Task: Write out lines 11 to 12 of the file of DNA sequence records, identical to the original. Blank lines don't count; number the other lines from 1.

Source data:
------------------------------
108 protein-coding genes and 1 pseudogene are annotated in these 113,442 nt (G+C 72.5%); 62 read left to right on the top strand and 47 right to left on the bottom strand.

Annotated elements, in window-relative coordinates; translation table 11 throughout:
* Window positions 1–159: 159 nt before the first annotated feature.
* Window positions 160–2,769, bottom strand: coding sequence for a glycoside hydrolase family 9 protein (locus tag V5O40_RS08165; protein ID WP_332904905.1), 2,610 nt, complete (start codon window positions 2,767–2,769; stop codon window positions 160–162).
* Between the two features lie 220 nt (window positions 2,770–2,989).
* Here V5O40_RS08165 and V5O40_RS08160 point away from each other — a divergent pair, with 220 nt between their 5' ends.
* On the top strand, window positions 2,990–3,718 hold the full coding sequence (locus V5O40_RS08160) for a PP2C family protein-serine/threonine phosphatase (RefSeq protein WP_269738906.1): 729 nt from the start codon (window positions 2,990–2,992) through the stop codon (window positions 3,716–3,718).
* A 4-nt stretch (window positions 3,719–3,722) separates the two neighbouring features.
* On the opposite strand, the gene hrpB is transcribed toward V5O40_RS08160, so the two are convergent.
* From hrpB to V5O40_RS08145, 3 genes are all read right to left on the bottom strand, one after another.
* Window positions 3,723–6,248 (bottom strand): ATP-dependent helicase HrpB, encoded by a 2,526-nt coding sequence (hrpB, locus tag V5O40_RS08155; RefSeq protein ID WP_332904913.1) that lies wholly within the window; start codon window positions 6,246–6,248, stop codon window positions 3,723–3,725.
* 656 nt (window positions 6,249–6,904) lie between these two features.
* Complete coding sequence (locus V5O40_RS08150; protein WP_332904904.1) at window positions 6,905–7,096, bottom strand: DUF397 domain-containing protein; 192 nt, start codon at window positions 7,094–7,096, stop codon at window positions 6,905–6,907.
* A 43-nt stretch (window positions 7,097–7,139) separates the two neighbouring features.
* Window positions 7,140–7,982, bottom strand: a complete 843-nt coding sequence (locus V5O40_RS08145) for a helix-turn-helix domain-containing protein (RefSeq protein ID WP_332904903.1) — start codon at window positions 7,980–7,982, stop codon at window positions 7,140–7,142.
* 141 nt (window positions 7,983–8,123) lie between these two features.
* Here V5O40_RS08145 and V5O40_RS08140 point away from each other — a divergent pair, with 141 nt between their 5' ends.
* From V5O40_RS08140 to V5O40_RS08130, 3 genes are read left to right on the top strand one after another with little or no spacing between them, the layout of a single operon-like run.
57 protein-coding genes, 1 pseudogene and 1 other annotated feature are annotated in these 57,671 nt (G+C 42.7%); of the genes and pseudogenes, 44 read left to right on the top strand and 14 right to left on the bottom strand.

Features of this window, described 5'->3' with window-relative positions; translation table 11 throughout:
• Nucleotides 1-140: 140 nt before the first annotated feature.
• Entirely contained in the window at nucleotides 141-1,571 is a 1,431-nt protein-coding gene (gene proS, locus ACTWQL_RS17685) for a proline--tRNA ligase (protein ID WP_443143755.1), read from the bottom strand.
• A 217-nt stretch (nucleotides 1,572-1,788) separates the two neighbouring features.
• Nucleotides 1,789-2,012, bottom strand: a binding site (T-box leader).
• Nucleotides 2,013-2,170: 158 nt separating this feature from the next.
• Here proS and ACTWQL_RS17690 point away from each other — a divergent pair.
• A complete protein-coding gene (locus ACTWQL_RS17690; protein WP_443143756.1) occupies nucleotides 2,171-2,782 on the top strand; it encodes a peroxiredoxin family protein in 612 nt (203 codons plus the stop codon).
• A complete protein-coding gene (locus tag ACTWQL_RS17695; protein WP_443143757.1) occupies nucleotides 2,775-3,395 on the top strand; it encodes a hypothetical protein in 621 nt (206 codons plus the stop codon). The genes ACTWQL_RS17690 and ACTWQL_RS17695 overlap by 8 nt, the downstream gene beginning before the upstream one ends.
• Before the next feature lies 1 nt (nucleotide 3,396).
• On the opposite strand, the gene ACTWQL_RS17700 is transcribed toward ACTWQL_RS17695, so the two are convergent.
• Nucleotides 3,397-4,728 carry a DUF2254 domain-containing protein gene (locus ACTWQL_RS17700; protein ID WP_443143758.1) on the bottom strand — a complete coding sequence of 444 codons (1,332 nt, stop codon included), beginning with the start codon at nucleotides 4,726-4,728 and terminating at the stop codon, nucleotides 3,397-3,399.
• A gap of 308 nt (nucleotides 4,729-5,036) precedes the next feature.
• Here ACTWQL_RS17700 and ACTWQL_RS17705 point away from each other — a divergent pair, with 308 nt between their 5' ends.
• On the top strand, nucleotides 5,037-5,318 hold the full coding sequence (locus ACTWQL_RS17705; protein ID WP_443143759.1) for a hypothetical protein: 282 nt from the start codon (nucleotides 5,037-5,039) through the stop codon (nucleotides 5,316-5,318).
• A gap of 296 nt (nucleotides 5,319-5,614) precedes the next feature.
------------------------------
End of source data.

* Window positions 3,723–6,248 (bottom strand): ATP-dependent helicase HrpB, encoded by a 2,526-nt coding sequence (hrpB, locus tag V5O40_RS08155; RefSeq protein ID WP_332904913.1) that lies wholly within the window; start codon window positions 6,246–6,248, stop codon window positions 3,723–3,725.
* 656 nt (window positions 6,249–6,904) lie between these two features.